my first ‘official’ remix [third ever remix] was for a contest human factors lab had, where the winner ended up on the ep with artists like bile, kmfdm & 16 volt.

    long story short, i was shocked to find i was a finalist, ballistic whipped my ass on that one. i have no idea how it was chosen to begin with, my mix on recent listening was terrible. truly terrible.

    i had to laugh, as i remember my first ‘released’ remix i did for hazmat a couple years ago – i thought it was the shit, and now hearing it, i think the idea was there, but i just didn’t have the skill or knowledge of my progs to do it justice… and it was also about 3 minutes too long.

    i tend to move between mixes that sound similar to the original, using many elements in the kit, but giving it a different vibe, and others i keep the vocals, maybe a synth/bass line and write a whole new song around those pieces, or just write a song with the same/double/half BPM and integrate the vox into them around the end of the process.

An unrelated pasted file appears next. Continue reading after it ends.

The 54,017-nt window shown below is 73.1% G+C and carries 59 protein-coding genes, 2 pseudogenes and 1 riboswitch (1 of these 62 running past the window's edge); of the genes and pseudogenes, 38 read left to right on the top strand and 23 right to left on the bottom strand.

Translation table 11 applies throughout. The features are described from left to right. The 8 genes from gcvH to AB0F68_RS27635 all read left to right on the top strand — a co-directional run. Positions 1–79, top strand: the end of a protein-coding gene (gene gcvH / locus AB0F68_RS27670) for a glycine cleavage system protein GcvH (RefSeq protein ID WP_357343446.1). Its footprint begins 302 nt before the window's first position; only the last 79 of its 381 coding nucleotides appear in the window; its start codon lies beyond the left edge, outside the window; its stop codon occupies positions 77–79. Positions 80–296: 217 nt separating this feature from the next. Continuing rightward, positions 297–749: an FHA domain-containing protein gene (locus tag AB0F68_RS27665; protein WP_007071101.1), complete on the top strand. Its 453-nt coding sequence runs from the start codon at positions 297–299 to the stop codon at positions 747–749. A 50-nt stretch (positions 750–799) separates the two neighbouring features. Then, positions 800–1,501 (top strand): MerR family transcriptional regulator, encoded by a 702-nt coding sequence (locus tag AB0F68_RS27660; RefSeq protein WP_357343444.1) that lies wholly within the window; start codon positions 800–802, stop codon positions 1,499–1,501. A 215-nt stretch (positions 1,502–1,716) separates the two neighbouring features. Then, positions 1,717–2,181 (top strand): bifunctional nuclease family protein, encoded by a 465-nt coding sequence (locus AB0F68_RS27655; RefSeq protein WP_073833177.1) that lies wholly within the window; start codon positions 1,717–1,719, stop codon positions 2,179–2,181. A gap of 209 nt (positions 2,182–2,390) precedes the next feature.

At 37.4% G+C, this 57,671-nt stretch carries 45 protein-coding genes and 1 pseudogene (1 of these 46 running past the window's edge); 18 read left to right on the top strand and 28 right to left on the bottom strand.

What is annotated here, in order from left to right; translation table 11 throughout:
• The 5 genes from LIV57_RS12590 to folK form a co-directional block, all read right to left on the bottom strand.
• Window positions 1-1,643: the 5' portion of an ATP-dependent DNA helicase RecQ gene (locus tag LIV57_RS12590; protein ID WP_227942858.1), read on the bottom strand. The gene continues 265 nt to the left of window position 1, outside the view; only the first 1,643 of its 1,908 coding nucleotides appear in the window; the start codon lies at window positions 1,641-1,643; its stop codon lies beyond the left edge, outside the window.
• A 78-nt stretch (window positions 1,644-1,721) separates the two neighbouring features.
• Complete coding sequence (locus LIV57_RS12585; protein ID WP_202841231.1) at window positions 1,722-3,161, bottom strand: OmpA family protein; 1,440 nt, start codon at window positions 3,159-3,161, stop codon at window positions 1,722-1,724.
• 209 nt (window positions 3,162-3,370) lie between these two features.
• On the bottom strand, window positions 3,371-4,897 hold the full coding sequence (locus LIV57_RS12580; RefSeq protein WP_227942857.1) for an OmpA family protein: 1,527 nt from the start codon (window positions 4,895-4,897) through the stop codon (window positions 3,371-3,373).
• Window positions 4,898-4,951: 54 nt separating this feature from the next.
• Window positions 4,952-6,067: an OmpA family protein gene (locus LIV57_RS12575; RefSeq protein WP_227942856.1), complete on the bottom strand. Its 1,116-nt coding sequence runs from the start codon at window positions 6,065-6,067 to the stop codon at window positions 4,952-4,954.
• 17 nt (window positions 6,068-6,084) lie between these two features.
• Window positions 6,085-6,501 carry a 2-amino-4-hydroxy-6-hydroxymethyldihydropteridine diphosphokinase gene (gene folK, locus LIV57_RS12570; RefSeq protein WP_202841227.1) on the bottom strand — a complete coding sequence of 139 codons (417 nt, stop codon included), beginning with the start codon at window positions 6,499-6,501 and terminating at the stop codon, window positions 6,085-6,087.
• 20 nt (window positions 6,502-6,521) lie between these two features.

i still flow between cool remixes and utterly horrid ones, usually depending on the mindset i’m in when mixing them, the sound of the songs in general, and whether or not i’m being inspired to create upon hearing those sounds.

    i’ve actually learned a hell of a lot through remixing for others, as i’ve discovered new genres, different approaches to songwriting, and figuring which gear works for which projects and which just suck.

    creativity and fun should always be the first intention with remixing, especially for others, as when you start to worry if the band will dig it or if it’ll get a release or airplay, then focus is lost and it’s not just about making an interesting few minutes of sound anymore.

    i’ve been lucky enough to have certain bands/artists like my mixes for them and had them out out on albums & ep’s, some great friendships have come out of them and plans for future collaborations, so all up, i think getting airplay really isn’t the focus for me at all.

    there’s so much more fun to be had when it works out, even if little cash is coming my way…

    /rant.